Despite the Captain’s claim that the human cargo had grown “quite fat and sleek,” he acknowledged that “she made a corner in fresh fish at (Jamestown, the capital) St. Helena by buying up all the fishermen’s catch for the day, as a treat for the coolies on board,” making an unusual reference to this noticeable but still anonymous passenger who shows empathy for her fellow migrants. Angel never bothers to ascertain or reveal her real name.
“The lady was a sight to look at when she was fully dressed, according to her ideas. For one thing she was loaded with jewellery all over her person — immensely heavy silver bracelets from the elbows to the shoulder, also from the wrists to the elbows on both arms; similar from ankles to knees; a kind of diadem on the forehead; a lot of rings of all sorts on her toes and her fingers; a pendant nose ring; and the ear-lobes were pierced with holes big enough to admit bottle corks, which were the customary adornment at ordinary times, but in cases of ceremony, the holes were decorated in the same manner as the rest of her person.”
He continues, “Of course, I have not described the rest of her wearing apparel, but I believe she did have some on — must have had, or I should have noticed the deficiency; but being a mere man I must plead inability to describe the intricacies of ladies’ apparel. Anyhow, you may depend on it, she was in the height of fashion.”
Yet the enigmatic image that is immortalised in Angel’s account is of a lovely young woman with a fresh, unlined face certainly far under 40 years old, lacking the nose ring normally worn on the left by married females, which may have been removed a sign of respect or an acknowledgment of her reported widowed status.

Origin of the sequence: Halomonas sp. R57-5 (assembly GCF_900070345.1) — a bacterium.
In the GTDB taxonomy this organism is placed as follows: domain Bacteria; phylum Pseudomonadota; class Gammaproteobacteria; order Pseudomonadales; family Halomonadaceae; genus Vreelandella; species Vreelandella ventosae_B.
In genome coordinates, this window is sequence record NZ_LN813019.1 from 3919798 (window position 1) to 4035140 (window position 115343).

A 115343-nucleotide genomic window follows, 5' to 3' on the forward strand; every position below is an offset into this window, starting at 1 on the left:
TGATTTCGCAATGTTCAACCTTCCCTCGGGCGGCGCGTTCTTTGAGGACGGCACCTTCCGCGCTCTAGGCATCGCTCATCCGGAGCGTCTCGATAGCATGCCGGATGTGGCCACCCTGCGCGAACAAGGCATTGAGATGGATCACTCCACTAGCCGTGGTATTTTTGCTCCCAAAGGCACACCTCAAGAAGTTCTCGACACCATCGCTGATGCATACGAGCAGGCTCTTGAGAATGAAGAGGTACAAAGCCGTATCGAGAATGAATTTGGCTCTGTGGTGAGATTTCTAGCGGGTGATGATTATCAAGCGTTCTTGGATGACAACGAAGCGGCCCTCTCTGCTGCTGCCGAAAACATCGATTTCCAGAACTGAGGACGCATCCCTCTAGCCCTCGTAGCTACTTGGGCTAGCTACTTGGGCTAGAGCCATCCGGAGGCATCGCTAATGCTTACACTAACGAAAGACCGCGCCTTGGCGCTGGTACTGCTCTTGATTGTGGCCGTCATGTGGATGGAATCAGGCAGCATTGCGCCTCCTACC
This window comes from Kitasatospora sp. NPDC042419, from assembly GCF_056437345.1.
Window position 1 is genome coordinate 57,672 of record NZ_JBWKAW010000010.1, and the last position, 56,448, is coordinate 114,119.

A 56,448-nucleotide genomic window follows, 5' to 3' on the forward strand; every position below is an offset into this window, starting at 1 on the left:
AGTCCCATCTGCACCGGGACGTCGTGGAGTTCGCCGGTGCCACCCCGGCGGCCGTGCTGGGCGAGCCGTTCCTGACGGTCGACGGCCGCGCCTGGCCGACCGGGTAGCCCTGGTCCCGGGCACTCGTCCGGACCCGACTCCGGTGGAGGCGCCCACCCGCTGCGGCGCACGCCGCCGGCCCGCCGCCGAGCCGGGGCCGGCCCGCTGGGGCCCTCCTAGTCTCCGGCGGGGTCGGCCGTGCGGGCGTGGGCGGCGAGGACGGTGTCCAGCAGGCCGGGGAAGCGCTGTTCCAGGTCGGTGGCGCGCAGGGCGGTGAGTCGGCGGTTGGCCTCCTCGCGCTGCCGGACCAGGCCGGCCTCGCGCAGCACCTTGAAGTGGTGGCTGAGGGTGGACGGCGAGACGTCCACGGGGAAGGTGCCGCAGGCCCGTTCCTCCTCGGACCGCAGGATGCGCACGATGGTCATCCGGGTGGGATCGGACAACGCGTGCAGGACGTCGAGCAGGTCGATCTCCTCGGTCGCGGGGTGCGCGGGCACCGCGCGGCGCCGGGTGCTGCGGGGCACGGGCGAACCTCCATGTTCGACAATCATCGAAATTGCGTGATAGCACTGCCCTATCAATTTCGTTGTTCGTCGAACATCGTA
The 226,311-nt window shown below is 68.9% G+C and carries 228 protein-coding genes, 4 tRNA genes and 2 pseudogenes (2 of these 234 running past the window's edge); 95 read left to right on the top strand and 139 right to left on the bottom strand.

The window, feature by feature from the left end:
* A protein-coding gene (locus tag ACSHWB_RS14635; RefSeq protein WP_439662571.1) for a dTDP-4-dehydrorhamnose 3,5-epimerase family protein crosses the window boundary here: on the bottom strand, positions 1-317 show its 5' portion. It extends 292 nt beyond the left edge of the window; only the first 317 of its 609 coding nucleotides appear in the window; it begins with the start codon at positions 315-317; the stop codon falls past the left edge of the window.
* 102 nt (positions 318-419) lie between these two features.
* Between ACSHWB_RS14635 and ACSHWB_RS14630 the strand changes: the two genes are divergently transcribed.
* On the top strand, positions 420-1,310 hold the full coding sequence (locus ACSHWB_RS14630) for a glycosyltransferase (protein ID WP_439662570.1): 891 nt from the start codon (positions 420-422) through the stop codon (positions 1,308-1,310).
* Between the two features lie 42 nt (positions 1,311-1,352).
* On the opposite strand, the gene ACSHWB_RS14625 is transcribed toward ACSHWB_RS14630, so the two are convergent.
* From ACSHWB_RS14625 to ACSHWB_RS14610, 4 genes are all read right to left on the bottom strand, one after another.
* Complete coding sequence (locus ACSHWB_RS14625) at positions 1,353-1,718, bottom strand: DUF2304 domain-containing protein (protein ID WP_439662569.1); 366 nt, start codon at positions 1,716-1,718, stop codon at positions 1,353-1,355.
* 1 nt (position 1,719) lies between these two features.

How and when the photograph was taken is unknown. It is possible that given her visible wealth and experience, she may have had it recorded earlier, as a personal memento of her material achievements, before leaving Trinidad or India. Regarded as a popular mark of beauty and social standing, the nose stud or “phul” and the ring or “nath” are a symbolic traditional adornment in tribute to Maha Parvati, the Hindu mother goddess of marriage, love, fertility and devotion, who is the model wife and powerful partner of Lord Shiva, the great destroyer and transformer.
Workers like “Sheba” had to complete at least a decade of indentureship which indicates that she may have originally landed in Trinidad during the early 1860s. According to Angel, this bond really meant an average 14 years after which the recruits were entitled to a paid return to India.